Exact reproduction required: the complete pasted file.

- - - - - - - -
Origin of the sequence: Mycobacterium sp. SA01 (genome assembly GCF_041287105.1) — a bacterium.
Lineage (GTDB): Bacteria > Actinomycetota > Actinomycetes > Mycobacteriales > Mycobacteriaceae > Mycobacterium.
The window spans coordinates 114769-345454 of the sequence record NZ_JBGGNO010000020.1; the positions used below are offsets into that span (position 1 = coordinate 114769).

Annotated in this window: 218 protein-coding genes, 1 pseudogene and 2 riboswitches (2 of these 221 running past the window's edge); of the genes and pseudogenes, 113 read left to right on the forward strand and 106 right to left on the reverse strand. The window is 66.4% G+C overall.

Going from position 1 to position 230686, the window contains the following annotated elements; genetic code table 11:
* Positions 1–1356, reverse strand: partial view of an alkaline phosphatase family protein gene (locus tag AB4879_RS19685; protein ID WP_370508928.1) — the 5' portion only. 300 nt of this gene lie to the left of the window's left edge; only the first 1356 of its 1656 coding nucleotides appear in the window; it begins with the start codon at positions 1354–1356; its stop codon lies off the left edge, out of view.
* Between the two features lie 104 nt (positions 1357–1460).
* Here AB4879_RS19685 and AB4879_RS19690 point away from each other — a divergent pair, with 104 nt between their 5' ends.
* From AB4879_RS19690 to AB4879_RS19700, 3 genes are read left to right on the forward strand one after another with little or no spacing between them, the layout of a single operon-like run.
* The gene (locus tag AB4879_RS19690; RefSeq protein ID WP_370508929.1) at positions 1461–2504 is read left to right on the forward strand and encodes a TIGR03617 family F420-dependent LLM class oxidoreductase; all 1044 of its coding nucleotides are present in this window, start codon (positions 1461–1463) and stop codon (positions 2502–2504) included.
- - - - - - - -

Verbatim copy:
Origin of the sequence: Mycobacterium sp. SA01 (genome assembly GCF_041287105.1) — a bacterium.
Lineage (GTDB): Bacteria > Actinomycetota > Actinomycetes > Mycobacteriales > Mycobacteriaceae > Mycobacterium.
The window spans coordinates 114769-345454 of the sequence record NZ_JBGGNO010000020.1; the positions used below are offsets into that span (position 1 = coordinate 114769).

Annotated in this window: 218 protein-coding genes, 1 pseudogene and 2 riboswitches (2 of these 221 running past the window's edge); of the genes and pseudogenes, 113 read left to right on the forward strand and 106 right to left on the reverse strand. The window is 66.4% G+C overall.

Going from position 1 to position 230686, the window contains the following annotated elements; genetic code table 11:
* Positions 1–1356, reverse strand: partial view of an alkaline phosphatase family protein gene (locus tag AB4879_RS19685; protein ID WP_370508928.1) — the 5' portion only. 300 nt of this gene lie to the left of the window's left edge; only the first 1356 of its 1656 coding nucleotides appear in the window; it begins with the start codon at positions 1354–1356; its stop codon lies off the left edge, out of view.
* Between the two features lie 104 nt (positions 1357–1460).
* Here AB4879_RS19685 and AB4879_RS19690 point away from each other — a divergent pair, with 104 nt between their 5' ends.
* From AB4879_RS19690 to AB4879_RS19700, 3 genes are read left to right on the forward strand one after another with little or no spacing between them, the layout of a single operon-like run.
* The gene (locus tag AB4879_RS19690; RefSeq protein ID WP_370508929.1) at positions 1461–2504 is read left to right on the forward strand and encodes a TIGR03617 family F420-dependent LLM class oxidoreductase; all 1044 of its coding nucleotides are present in this window, start codon (positions 1461–1463) and stop codon (positions 2502–2504) included.